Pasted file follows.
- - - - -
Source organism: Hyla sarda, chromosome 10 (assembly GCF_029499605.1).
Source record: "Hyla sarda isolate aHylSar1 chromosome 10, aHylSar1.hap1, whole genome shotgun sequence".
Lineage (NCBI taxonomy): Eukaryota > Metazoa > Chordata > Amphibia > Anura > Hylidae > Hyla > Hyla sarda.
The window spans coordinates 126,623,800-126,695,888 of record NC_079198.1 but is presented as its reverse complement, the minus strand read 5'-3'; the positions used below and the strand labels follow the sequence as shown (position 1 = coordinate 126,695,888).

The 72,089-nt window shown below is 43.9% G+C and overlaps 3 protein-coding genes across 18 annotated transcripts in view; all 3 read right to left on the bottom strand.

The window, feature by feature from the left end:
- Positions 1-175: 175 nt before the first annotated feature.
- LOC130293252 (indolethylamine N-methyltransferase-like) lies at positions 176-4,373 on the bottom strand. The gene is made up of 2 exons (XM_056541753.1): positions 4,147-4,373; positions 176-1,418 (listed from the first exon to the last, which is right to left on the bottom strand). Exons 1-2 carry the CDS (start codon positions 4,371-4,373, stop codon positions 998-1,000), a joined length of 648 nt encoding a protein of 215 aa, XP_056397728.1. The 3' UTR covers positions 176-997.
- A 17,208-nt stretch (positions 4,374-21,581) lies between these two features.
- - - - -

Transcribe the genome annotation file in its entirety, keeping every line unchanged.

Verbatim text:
Source organism: Hyla sarda, chromosome 10 (assembly GCF_029499605.1).
Source record: "Hyla sarda isolate aHylSar1 chromosome 10, aHylSar1.hap1, whole genome shotgun sequence".
Lineage (NCBI taxonomy): Eukaryota > Metazoa > Chordata > Amphibia > Anura > Hylidae > Hyla > Hyla sarda.
The window spans coordinates 126,623,800-126,695,888 of record NC_079198.1 but is presented as its reverse complement, the minus strand read 5'-3'; the positions used below and the strand labels follow the sequence as shown (position 1 = coordinate 126,695,888).

The 72,089-nt window shown below is 43.9% G+C and overlaps 3 protein-coding genes across 18 annotated transcripts in view; all 3 read right to left on the bottom strand.

The window, feature by feature from the left end:
- Positions 1-175: 175 nt before the first annotated feature.
- LOC130293252 (indolethylamine N-methyltransferase-like) lies at positions 176-4,373 on the bottom strand. The gene is made up of 2 exons (XM_056541753.1): positions 4,147-4,373; positions 176-1,418 (listed from the first exon to the last, which is right to left on the bottom strand). Exons 1-2 carry the CDS (start codon positions 4,371-4,373, stop codon positions 998-1,000), a joined length of 648 nt encoding a protein of 215 aa, XP_056397728.1. The 3' UTR covers positions 176-997.
- A 17,208-nt stretch (positions 4,374-21,581) lies between these two features.